toWait.add(ev0);
        for (Event e : events) {
            toWait.add(e);
        }
        awaitAll(toWait);
    }

    public static void awaitAll(Event[] events) throws InterruptedException {
        awaitAll(Arrays.asList(events));
    }

    public static void awaitAll(List<Event> events) throws InterruptedException {
        EventCompletion[] toComplete = new EventCompletion[events.size()];
        int pos = 0;
        for (Event e : events) {
            EventCompletion ec = new EventCompletion();
            e.addListener(ec);
            toComplete[pos++] = ec;
        }

        for (EventCompletion ec : toComplete) {
            ec.awaitCompletion();
        }

    }

    public static int awaitAny(Event ev0, Event... events) throws InterruptedException {
        List<Event> toWait = new ArrayList<>(1 + events.length);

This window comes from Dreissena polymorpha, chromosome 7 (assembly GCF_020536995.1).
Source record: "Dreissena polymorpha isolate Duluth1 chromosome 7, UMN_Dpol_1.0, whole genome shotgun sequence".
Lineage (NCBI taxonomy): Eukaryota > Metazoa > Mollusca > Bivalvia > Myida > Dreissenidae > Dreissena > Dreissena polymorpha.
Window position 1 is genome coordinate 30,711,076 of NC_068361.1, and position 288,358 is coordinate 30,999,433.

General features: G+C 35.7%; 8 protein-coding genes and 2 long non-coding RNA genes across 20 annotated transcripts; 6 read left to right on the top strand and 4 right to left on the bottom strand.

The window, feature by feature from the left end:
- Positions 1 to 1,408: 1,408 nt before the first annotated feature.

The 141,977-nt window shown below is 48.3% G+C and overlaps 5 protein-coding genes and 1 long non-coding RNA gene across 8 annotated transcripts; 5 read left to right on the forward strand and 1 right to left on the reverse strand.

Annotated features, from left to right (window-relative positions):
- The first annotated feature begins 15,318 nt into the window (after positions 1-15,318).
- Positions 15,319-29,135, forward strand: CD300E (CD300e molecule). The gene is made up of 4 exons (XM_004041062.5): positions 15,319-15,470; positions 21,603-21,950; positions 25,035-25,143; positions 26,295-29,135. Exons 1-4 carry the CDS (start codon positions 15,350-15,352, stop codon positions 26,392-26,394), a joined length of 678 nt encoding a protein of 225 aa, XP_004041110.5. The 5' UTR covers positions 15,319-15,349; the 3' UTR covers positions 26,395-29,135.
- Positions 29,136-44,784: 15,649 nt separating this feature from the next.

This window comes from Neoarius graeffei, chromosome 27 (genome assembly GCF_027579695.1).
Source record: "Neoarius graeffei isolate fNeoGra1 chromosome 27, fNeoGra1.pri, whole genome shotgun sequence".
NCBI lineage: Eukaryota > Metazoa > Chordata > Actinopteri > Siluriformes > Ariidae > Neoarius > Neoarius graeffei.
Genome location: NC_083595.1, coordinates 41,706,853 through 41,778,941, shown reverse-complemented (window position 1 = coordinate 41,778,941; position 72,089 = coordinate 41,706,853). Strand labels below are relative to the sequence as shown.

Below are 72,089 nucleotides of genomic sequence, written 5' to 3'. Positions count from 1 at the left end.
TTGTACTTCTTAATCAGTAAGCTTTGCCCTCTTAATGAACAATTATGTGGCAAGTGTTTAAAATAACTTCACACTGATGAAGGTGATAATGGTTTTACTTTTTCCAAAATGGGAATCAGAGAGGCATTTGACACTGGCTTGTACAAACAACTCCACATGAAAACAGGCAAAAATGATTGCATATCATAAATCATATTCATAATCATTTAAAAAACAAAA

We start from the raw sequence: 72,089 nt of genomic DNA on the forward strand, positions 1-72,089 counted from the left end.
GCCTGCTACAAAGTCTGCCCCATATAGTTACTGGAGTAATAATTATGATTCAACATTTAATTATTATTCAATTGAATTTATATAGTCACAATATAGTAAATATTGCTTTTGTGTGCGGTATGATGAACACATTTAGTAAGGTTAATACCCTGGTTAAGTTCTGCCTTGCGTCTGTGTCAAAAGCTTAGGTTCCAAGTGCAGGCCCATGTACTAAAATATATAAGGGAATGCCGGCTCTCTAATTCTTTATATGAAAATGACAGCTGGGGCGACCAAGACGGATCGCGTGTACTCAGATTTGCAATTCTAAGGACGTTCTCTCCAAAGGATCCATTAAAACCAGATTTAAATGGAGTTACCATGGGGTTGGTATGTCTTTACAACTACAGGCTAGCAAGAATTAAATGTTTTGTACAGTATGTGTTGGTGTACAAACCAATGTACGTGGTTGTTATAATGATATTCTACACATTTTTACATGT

toWait.add(ev0);
        for (Event e : events) {
            toWait.add(e);
        }
        return awaitAny(toWait);
    }

    public static int awaitAny(Event[] events) throws InterruptedException {
        return awaitAny(Arrays.asList(events));
    }

    public static int awaitAny(List<Event> events) throws InterruptedException {
        // all events notify the same completion service.
        EventCompletion ec = new EventCompletion();
        for (Event e : events) {
            e.addListener(ec);
        }
        ec.awaitCompletion();
        int pos = 0;
        for (Event e : events) {
            if (e.isSignaled()) {
                // first completed event is returned.
                return pos;
            }
            pos++;
        }
        throw new IllegalStateException("One of the events must have been signalled... This Exception should never happen!");